UK: PM Rishi Sunak faces backlash as immigration hits record high in 2022

Data finds people coming from non-EU countries for work, study, and as refugees

Rishi Sunak Rishi Sunak

Britain's Prime Minister Rishi Sunak as official data from Office for National Statistics revealed on Thursday as immigration has reached a record high in the country in 2022. According to reports, A total of 1.2 million people moved to the UK in 2022, while 5,57,000 left.

“Total long-term immigration was estimated at around 1.2 million in 2022, and emigration was 5,57,000, which means migration continues to add to the population with net migration ( the difference between the number of people arriving and those leaving) at 6,06,000,” the report said. According to the report, most people were arriving from non-EU countries; 9,25,000 were from non-EU countries, 1,51,000 from the EU and 88,000 were British. 

The data found that people were travelling to the UK for work, study and on humanitarian purposes like seeking asylum. “Unique events such as those arriving from Ukraine and Hong Kong, have contributed towards relatively high levels of immigration over the past 18 months; however, growth has slowed over recent quarters, potentially demonstrating the temporary nature of these impacts,” the report said. 

The net figure is up from just under 5,00,000 in 2021. The total UK population is about 67 million.

Prime Minister Rishi Sunak said the immigration figure was too high, but he did not say what an ideal number would be.

"We've got to be sensitive to the needs of the (health service), the economy, but fundamentally the numbers are too high I'm bringing them down," he told broadcaster ITV.

The high figure revived debate about Britain's departure from the European Union, which was motivated in part by the arrival of hundreds of thousands of people from across Europe in the years before the 2016 Brexit referendum.

Supporters of Brexit said leaving the EU, which gives citizens of any member country the right to live and work in all the others, would allow the UK to control its borders. Many who voted for Brexit thought immigration would fall, but the opposite has been true.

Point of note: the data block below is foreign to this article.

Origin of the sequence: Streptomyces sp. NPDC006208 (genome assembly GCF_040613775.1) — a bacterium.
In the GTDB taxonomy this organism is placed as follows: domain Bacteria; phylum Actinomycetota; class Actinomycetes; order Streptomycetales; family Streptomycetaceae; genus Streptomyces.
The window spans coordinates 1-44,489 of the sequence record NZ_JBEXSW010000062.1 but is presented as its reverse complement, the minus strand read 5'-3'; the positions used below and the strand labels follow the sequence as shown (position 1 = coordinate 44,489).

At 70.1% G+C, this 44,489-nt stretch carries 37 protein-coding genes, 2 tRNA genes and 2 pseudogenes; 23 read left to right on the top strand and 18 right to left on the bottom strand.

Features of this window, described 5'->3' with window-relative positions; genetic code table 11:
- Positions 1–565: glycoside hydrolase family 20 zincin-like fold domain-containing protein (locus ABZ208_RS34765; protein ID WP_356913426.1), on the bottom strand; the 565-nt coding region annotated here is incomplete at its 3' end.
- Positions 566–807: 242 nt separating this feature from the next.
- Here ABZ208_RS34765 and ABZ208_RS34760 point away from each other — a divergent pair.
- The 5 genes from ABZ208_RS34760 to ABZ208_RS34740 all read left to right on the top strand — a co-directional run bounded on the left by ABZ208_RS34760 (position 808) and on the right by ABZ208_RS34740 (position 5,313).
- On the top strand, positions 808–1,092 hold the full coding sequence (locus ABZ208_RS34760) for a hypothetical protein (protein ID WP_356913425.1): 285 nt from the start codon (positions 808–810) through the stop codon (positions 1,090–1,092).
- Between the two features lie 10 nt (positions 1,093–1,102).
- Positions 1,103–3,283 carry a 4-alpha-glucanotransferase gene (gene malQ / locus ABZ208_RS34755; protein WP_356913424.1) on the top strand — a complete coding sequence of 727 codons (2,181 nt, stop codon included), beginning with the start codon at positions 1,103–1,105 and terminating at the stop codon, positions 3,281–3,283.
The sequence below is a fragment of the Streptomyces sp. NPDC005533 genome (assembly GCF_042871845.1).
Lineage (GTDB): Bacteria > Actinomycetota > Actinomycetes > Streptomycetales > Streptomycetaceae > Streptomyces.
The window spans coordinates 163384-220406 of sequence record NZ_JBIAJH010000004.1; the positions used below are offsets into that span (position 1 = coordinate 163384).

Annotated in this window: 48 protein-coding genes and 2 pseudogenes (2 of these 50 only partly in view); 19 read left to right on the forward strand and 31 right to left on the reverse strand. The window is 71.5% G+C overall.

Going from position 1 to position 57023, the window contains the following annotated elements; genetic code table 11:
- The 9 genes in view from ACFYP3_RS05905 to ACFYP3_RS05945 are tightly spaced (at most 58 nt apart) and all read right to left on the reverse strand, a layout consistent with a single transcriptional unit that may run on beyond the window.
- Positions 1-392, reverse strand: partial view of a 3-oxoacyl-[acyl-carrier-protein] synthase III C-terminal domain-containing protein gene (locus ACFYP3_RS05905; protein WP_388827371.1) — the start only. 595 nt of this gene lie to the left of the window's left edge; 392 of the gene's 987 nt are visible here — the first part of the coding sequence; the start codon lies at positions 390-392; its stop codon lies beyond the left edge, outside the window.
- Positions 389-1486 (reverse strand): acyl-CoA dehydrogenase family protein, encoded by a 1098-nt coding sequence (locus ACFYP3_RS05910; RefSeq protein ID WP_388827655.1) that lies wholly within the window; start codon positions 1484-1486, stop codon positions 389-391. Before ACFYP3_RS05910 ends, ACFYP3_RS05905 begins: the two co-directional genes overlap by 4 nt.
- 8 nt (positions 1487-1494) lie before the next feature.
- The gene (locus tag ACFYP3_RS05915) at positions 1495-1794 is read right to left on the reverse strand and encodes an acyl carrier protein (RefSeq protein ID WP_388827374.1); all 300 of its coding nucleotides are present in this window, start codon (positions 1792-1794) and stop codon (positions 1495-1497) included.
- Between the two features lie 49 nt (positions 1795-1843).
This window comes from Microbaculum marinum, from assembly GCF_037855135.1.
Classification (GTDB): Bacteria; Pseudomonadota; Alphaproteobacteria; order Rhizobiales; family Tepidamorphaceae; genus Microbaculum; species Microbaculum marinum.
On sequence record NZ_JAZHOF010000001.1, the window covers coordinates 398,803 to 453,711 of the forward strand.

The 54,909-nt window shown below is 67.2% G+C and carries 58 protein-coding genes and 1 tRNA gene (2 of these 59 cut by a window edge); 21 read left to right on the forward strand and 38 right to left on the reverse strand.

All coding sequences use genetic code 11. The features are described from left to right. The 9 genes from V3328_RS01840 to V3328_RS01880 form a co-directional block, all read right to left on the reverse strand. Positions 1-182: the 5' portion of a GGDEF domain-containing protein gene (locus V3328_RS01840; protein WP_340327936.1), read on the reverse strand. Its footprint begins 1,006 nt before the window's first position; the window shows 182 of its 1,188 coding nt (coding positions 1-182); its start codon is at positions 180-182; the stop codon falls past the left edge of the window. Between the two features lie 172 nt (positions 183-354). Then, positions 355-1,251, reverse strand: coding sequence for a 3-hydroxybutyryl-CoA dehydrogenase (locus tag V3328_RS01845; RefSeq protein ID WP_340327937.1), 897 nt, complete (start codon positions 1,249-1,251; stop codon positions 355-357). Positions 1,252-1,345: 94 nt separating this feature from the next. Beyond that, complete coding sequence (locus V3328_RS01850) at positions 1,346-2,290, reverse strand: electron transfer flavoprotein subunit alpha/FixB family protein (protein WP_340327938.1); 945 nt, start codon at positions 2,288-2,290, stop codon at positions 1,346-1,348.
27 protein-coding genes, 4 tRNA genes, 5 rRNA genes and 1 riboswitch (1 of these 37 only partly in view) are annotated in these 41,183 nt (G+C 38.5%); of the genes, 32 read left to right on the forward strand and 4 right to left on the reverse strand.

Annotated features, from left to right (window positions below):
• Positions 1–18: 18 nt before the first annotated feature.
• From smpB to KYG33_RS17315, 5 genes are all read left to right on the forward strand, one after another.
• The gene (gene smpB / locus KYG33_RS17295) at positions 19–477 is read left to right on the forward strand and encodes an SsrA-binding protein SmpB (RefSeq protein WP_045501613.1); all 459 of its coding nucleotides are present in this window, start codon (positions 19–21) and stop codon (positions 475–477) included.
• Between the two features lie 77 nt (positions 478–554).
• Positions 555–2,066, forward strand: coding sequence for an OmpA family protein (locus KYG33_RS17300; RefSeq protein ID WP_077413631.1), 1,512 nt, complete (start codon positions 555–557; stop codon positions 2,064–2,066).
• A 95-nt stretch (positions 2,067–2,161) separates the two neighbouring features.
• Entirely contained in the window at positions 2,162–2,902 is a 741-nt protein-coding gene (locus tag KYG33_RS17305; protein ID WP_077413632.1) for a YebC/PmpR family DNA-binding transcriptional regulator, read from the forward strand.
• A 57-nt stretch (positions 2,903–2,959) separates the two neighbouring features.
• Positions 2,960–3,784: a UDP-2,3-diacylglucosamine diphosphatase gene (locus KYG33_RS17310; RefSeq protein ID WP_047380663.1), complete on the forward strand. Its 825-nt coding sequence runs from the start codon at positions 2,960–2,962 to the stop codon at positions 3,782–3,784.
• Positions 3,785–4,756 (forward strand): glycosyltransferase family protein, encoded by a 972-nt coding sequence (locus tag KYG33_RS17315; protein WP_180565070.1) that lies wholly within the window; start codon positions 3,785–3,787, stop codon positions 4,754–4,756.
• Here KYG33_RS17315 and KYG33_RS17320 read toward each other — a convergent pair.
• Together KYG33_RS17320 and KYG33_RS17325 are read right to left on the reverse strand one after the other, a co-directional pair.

The UK still issues tens of thousands of work visas a year to fill jobs in hospitals, nursing homes and other sectors. While the number of people moving to Britain from EU countries fell to 1,51,000 in 2022, the number from outside the bloc was 9,25,000, and India has overtaken European nations as the top source of workers.

While most economists say immigration is an economic boon to Britain, some residents say new arrivals are putting more pressure on overstretched public services and worsening a national housing shortage.

The subject of immigration also gets conflated with the emotive issue of asylum-seekers who arrive in Britain in small boats across the English Channel. The UK government has taken controversial steps to try to halt the journeys, including a contentious and legally contested plan to deport asylum-seekers to Rwanda.

Some lawmakers from the governing Conservative Party demanded tough new measures to curb immigration. But Conservative legislator Alicia Kearns, who chairs Parliament's Foreign Affairs Committee, warned against knee-jerk reactions.

She said net migration numbers shouldn't include students, adding that the UK's position as an academic superpower is very beneficial. She added that the country needs to fill jobs wealth creators have made, and that the UK has been proud to offer refuge to Ukrainians and residents of Hong Kong. 

(With PTI inputs.)

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